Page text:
TUALATIN Lois Dalton has been taking care of friends and neighbors even in their death.
The 74-year-old headed the Veterans of Foreign Wars Post 3452 Ladies’ Auxiliary project that documented all those buried at the historic 5-acre Winona Cemetery, the final resting place for some of Tualatin’s most prominent families.
“I thought it would be a cake walk,” Dalton said.
But incomplete records, faint headstone engravings and faded memories prolonged this seemingly simple task into a three-year labor of love.
“I am so impressed,” Dalton said Friday as she watched workers mount six large gold plaques in a small three-walled brick shelter that will serve as the cemetery’s memorial directory.
“When we were in the planning stages, I had no idea,” she said. “I had a little shoe box to show what I wanted. I had no idea it would turn out like this.”
From afar, the plaques look the same.
On four of the plaques, about 800 gold-colored rectangles, each the size of an address label, contain names of those buried here. Some have stars next to their names, signifying a pioneer. Others have small flags, marking them as veterans.
But stand closer and read: Byrom, Hedges, Ibach, Martinazzi, Sagert, Jurgens and Lafky.
Read the dates. Many, such as the label belonging to Issac Ball, owner of the land before it became Winona Cemetery, bear two — 1827 to 1912. Some infants have only one date. Underwood “Baby Boy” — his label reads 1943.
For some families, the information is so incomplete that there are no names or dates. “Townsend Family” read six entries. “Mother” reads one label. “Baby” reads another.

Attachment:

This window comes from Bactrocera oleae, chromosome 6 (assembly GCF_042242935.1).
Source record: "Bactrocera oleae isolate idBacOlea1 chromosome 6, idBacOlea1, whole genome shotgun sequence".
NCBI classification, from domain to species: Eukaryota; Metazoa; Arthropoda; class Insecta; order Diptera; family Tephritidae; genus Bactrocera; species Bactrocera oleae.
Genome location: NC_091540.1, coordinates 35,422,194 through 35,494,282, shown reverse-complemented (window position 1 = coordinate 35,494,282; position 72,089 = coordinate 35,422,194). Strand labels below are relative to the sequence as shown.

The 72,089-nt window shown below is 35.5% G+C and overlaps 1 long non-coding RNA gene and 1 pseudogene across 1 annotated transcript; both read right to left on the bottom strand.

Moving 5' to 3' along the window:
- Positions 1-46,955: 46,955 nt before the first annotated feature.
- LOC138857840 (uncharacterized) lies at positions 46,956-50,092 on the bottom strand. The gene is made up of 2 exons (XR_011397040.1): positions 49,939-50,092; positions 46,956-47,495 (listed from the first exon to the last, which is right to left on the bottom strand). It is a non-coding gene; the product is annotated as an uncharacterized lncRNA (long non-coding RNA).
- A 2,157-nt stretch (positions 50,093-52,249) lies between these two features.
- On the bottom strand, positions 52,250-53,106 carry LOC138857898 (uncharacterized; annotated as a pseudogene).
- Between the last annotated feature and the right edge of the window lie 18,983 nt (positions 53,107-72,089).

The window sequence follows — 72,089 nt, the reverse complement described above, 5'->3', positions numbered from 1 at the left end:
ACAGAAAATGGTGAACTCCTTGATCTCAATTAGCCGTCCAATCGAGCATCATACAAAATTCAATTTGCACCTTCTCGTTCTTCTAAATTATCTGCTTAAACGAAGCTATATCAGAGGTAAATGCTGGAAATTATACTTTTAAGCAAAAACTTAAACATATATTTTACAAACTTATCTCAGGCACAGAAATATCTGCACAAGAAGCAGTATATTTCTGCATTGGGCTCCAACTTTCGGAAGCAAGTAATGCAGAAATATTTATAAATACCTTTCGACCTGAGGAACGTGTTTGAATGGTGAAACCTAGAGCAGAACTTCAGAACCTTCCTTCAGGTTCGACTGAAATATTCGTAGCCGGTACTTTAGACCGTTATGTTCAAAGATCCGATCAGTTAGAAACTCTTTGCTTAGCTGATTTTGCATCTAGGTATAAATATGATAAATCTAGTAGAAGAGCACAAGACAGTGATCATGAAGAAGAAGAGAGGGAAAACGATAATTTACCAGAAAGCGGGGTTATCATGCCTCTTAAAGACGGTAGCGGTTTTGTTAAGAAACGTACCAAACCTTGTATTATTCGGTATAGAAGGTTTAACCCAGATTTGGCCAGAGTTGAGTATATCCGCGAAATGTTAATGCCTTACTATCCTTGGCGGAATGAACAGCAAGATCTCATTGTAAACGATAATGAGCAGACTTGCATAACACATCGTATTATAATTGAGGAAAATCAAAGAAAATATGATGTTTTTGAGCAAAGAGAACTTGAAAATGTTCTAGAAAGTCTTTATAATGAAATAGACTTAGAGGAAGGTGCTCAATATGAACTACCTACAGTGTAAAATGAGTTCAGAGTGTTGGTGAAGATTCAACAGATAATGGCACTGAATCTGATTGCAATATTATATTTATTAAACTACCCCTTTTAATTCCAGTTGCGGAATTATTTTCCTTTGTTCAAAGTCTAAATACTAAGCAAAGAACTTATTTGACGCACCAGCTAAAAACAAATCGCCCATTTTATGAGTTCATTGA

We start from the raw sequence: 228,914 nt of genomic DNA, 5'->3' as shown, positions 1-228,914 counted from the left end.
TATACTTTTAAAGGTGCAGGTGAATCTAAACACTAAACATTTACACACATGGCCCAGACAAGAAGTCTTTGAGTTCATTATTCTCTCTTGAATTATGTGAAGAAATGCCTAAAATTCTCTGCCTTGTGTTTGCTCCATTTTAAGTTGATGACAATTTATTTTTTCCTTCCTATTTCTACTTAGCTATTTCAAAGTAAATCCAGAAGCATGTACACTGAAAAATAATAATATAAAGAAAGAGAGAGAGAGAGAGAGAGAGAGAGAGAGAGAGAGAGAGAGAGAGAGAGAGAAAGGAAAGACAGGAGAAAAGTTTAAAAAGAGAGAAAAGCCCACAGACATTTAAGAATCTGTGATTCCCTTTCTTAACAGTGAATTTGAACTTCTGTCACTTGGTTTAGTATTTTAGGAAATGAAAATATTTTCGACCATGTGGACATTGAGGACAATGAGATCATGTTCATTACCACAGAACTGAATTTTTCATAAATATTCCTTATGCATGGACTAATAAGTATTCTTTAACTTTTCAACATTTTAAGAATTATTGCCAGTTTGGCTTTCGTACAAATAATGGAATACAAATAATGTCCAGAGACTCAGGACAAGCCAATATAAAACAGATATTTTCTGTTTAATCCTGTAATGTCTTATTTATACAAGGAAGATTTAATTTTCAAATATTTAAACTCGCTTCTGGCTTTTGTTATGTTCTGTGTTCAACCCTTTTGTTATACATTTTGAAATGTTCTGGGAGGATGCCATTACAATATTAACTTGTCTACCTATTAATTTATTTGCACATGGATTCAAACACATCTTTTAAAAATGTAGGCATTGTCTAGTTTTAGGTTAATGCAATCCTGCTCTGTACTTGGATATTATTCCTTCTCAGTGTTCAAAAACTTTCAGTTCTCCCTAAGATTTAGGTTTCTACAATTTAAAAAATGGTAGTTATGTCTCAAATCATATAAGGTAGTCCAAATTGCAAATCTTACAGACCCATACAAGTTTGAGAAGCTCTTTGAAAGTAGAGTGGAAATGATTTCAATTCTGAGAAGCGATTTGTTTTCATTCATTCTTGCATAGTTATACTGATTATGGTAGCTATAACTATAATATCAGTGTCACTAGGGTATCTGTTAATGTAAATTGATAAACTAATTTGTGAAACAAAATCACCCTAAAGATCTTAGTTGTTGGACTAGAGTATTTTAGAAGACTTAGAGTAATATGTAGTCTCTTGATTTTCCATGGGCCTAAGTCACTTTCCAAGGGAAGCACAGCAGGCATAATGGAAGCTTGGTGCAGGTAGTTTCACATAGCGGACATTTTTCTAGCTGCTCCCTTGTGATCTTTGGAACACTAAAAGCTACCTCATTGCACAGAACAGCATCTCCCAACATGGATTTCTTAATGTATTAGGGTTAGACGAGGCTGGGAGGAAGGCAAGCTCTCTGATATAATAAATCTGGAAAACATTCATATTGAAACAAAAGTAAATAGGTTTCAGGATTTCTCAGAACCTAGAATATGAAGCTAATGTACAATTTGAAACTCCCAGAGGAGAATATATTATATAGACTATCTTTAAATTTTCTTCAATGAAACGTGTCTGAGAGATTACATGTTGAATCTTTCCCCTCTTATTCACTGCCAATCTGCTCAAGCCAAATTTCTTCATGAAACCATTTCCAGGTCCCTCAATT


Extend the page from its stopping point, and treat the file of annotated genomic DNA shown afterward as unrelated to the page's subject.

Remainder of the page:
Each label contains the location of the grave, a set of numbers that correspond with a map nearby. Another plaque contains a short history of the cemetery along with a replica of documents dating to 1918. The first recorded burial took place in 1900.
All this information tells a part of Tualatin’s history.
Cemetery fell into disrepair Dalton moved to Tualatin in the 1950s, when it was a small community of about 200 residents and everyone knew everyone else’s name. When she visited Winona Cemetery, she realized that she recognized more than half of the names.
Over the years, the cemetery fell into disrepair. People would dump their debris at the cemetery, said Dalton’s daughter, Kathy Walsh, who is president of the Ladies’ Auxiliary and helped on the memorial.
“A lot of people didn’t want to be buried here because it was so shabby,” Walsh said.
Loyce Martinazzi, president of the nonprofit Winona Cemetery Association, said that in recent years community members have had a renewed interest in the cemetery.
“I think everybody thought it was someone else’s responsibility,” she said.
Volunteers have kept up the cemetery, cleaned headstones, pulled weeds and placed flags on graves during Memorial Day and Veterans Day.
The cemetery association installed a black metal fence around the perimeter within the last year.
Over the weekend, Dalton and other community members unveiled the memorial directory.
The structure is valued at about $20,000, Dalton said. All the materials and labor came as donations from local businesses and residents.
There are still spaces on the plaques to add names. Dalton said a committee will meet once a year to make sure the plaques are updated and reorganized so the listings remain alphabetical.
With all the additions to Winona Cemetery, Dalton last week glanced around and smiled.
“It looks like a cemetery now,” she said.
Emily Tsao: 503-294-5968; firstname.lastname@example.org